Author Summary
Many prominent diseases, most notably cancer, arise from an imbalance between the rates of cell growth and death in the body. This is often due to mutations that disrupt a cell death program called apoptosis. Here, we focus on the extrinsic pathway of apoptotic activation which is initiated upon detection of an external death signal, encoded by a death ligand, by its corresponding death receptor. Through the tools of mathematical analysis, we find that a novel model of death ligand-receptor interactions based on recent experimental data possesses the capacity for bistability. Consequently, the model supports threshold-like switching between unambiguous life and death states; intuitively, the defining characteristic of an effective cell death mechanism. We thus highlight the role of death receptors, the first component along the apoptotic pathway, in deciding cell fate. Furthermore, the model suggests an explanation for various biologically observed phenomena, including the trimeric character of the death ligand and the tendency for death receptors to colocalize, in terms of bistability. Our work hence informs the molecular basis of the apoptotic point-of-no-return, and may influence future drug therapies against cancer and other diseases.
PMCID: PMC2954819  PMID: 20976242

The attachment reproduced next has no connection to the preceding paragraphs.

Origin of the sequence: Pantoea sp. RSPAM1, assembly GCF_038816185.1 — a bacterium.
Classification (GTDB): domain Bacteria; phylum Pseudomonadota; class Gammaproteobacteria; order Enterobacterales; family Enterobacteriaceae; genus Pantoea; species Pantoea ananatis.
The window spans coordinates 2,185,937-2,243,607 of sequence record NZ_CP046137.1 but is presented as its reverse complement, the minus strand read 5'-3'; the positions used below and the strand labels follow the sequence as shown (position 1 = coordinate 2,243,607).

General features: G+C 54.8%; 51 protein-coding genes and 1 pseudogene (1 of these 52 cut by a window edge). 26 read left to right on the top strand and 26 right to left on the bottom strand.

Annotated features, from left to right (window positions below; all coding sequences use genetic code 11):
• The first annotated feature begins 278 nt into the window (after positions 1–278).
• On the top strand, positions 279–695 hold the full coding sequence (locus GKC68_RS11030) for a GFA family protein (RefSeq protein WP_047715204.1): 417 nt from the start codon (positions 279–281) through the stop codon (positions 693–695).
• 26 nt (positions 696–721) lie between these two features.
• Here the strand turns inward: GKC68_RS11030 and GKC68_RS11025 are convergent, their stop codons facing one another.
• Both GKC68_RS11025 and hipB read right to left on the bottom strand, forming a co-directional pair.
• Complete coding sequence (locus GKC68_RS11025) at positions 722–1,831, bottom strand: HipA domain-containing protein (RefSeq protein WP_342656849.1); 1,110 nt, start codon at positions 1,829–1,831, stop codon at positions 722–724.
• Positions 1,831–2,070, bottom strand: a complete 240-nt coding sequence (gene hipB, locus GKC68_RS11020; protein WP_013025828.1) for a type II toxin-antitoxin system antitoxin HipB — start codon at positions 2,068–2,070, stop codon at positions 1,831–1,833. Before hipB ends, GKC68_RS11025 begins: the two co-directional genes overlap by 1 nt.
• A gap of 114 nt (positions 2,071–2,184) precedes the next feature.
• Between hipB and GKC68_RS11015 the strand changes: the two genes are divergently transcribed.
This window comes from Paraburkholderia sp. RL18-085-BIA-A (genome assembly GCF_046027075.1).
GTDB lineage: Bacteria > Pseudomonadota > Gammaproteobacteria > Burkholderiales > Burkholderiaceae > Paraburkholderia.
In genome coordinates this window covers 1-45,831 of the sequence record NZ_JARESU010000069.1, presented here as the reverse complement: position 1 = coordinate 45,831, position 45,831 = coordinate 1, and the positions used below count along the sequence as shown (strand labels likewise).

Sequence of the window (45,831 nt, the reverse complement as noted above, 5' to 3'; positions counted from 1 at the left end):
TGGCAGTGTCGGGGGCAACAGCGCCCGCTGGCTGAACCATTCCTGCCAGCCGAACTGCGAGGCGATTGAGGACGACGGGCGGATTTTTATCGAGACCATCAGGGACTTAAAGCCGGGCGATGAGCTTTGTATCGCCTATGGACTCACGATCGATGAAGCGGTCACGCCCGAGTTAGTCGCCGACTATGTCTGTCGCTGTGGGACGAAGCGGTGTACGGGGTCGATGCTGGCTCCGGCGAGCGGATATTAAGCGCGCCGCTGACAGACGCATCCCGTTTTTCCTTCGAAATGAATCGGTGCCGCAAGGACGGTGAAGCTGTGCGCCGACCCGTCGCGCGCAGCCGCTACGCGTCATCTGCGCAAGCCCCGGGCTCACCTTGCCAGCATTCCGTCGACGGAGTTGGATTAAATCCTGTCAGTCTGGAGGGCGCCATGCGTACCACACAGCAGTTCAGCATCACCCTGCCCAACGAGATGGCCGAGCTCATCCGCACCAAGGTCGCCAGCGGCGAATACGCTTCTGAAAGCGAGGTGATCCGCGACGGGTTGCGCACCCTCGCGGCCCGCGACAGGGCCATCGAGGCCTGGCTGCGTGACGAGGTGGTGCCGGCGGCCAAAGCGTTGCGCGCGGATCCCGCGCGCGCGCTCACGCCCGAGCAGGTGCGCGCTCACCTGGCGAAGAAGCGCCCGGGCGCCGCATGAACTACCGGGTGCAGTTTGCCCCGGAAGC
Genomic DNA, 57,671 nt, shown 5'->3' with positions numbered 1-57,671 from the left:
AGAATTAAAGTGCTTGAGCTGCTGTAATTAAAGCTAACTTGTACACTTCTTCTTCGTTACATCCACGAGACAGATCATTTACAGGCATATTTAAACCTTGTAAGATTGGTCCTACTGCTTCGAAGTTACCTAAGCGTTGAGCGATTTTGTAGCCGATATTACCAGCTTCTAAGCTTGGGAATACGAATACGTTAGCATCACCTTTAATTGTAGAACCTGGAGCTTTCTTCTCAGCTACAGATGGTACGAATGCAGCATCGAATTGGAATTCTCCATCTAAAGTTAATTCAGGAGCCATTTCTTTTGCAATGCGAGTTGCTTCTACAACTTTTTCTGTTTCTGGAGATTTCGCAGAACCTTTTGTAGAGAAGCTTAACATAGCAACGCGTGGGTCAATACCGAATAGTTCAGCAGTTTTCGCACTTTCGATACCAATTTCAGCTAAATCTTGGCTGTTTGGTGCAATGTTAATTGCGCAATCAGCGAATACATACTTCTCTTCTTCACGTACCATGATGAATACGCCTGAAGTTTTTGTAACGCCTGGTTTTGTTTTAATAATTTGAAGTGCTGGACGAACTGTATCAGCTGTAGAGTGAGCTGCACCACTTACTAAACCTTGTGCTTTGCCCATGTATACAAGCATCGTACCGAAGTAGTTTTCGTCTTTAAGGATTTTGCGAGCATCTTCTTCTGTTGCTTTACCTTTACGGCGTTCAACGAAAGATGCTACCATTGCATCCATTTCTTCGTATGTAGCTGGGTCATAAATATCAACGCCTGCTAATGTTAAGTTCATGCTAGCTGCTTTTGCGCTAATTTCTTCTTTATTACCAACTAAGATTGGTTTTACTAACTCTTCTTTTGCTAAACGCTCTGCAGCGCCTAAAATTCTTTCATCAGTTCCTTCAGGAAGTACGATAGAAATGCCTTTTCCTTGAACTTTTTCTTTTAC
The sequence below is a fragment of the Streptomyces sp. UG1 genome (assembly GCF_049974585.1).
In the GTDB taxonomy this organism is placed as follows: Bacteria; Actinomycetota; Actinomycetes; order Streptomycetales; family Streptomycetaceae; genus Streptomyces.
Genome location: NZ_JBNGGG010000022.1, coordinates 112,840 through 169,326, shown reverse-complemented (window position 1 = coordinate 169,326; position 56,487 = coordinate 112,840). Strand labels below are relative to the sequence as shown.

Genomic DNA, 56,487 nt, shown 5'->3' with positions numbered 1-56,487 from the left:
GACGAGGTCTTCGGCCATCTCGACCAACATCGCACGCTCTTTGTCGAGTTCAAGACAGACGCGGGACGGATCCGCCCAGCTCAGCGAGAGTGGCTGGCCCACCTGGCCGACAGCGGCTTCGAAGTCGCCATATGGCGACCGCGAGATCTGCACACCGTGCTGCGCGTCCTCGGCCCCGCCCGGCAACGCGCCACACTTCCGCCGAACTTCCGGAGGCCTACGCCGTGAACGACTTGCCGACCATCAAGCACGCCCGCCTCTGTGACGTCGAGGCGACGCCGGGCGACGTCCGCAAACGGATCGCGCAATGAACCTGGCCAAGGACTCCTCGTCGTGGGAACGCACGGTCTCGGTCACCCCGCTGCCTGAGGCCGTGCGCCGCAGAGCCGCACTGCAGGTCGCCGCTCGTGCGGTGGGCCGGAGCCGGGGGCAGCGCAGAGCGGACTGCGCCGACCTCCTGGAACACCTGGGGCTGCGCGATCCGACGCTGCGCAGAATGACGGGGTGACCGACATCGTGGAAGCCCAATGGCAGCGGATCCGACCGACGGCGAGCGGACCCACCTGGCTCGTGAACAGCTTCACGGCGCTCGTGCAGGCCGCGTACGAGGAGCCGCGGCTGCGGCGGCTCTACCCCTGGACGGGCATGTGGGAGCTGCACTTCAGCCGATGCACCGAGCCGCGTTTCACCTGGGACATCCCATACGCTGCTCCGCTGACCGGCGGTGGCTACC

3.  Construction and analysis of a modular model of caspase activation in apoptosis 
A key physiological mechanism employed by multicellular organisms is apoptosis, or programmed cell death. Apoptosis is triggered by the activation of caspases in response to both extracellular (extrinsic) and intracellular (intrinsic) signals. The extrinsic and intrinsic pathways are characterized by the formation of the death-inducing signaling complex (DISC) and the apoptosome, respectively; both the DISC and the apoptosome are oligomers with complex formation dynamics. Additionally, the extrinsic and intrinsic pathways are coupled through the mitochondrial apoptosis-induced channel via the Bcl-2 family of proteins.
A model of caspase activation is constructed and analyzed. The apoptosis signaling network is simplified through modularization methodologies and equilibrium abstractions for three functional modules. The mathematical model is composed of a system of ordinary differential equations which is numerically solved. Multiple linear regression analysis investigates the role of each module and reduced models are constructed to identify key contributions of the extrinsic and intrinsic pathways in triggering apoptosis for different cell lines.
Through linear regression techniques, we identified the feedbacks, dissociation of complexes, and negative regulators as the key components in apoptosis. The analysis and reduced models for our model formulation reveal that the chosen cell lines predominately exhibit strong extrinsic caspase, typical of type I cell, behavior. Furthermore, under the simplified model framework, the selected cells lines exhibit different modes by which caspase activation may occur. Finally the proposed modularized model of apoptosis may generalize behavior for additional cells and tissues, specifically identifying and predicting components responsible for the transition from type I to type II cell behavior.
PMCID: PMC2672941  PMID: 19077196

Results 1-3 (3)